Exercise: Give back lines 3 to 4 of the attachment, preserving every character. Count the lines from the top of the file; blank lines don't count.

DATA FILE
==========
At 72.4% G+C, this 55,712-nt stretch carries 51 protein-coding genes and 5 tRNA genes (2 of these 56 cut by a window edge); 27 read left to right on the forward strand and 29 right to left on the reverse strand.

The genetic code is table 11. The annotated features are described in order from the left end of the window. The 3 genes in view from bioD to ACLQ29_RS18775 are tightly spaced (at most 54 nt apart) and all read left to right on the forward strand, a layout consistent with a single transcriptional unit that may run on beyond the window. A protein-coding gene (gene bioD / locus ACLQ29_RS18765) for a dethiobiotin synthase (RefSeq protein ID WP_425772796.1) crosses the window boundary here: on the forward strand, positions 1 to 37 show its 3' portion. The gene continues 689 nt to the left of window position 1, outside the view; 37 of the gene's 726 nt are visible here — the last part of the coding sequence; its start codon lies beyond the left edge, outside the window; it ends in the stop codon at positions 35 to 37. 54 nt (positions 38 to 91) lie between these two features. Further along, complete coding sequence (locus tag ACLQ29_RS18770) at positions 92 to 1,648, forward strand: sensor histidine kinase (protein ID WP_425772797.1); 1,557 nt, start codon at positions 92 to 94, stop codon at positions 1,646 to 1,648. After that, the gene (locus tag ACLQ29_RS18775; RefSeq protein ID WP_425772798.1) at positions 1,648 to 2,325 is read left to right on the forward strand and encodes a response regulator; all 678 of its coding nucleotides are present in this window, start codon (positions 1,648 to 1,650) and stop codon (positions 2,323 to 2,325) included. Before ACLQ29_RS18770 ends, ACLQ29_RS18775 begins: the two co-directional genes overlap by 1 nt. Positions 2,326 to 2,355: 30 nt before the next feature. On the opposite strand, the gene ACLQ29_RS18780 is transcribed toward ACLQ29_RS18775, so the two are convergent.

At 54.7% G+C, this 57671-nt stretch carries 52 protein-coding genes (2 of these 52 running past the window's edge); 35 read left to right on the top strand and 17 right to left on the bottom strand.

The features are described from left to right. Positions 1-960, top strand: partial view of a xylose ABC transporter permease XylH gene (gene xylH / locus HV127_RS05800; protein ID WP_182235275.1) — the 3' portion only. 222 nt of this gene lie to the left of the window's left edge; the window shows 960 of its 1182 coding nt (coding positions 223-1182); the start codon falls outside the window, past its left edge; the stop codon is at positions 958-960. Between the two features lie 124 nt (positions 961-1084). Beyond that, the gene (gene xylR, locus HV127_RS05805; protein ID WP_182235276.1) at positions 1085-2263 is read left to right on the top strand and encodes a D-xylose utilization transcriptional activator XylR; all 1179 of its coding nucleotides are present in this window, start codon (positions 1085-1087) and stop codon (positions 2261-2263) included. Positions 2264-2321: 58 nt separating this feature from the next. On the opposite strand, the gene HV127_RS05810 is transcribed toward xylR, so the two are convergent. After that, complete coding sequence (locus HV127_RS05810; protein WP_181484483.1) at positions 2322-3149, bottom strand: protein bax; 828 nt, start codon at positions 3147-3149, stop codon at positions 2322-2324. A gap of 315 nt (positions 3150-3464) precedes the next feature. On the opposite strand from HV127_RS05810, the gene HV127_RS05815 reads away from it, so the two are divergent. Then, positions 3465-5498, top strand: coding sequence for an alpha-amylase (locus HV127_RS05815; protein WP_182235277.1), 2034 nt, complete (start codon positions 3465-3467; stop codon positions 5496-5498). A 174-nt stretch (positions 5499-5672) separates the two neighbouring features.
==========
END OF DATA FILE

At 54.7% G+C, this 57671-nt stretch carries 52 protein-coding genes (2 of these 52 running past the window's edge); 35 read left to right on the top strand and 17 right to left on the bottom strand.

The features are described from left to right. Positions 1-960, top strand: partial view of a xylose ABC transporter permease XylH gene (gene xylH / locus HV127_RS05800; protein ID WP_182235275.1) — the 3' portion only. 222 nt of this gene lie to the left of the window's left edge; the window shows 960 of its 1182 coding nt (coding positions 223-1182); the start codon falls outside the window, past its left edge; the stop codon is at positions 958-960. Between the two features lie 124 nt (positions 961-1084). Beyond that, the gene (gene xylR, locus HV127_RS05805; protein ID WP_182235276.1) at positions 1085-2263 is read left to right on the top strand and encodes a D-xylose utilization transcriptional activator XylR; all 1179 of its coding nucleotides are present in this window, start codon (positions 1085-1087) and stop codon (positions 2261-2263) included. Positions 2264-2321: 58 nt separating this feature from the next. On the opposite strand, the gene HV127_RS05810 is transcribed toward xylR, so the two are convergent. After that, complete coding sequence (locus HV127_RS05810; protein WP_181484483.1) at positions 2322-3149, bottom strand: protein bax; 828 nt, start codon at positions 3147-3149, stop codon at positions 2322-2324. A gap of 315 nt (positions 3150-3464) precedes the next feature. On the opposite strand from HV127_RS05810, the gene HV127_RS05815 reads away from it, so the two are divergent. Then, positions 3465-5498, top strand: coding sequence for an alpha-amylase (locus HV127_RS05815; protein WP_182235277.1), 2034 nt, complete (start codon positions 3465-3467; stop codon positions 5496-5498). A 174-nt stretch (positions 5499-5672) separates the two neighbouring features.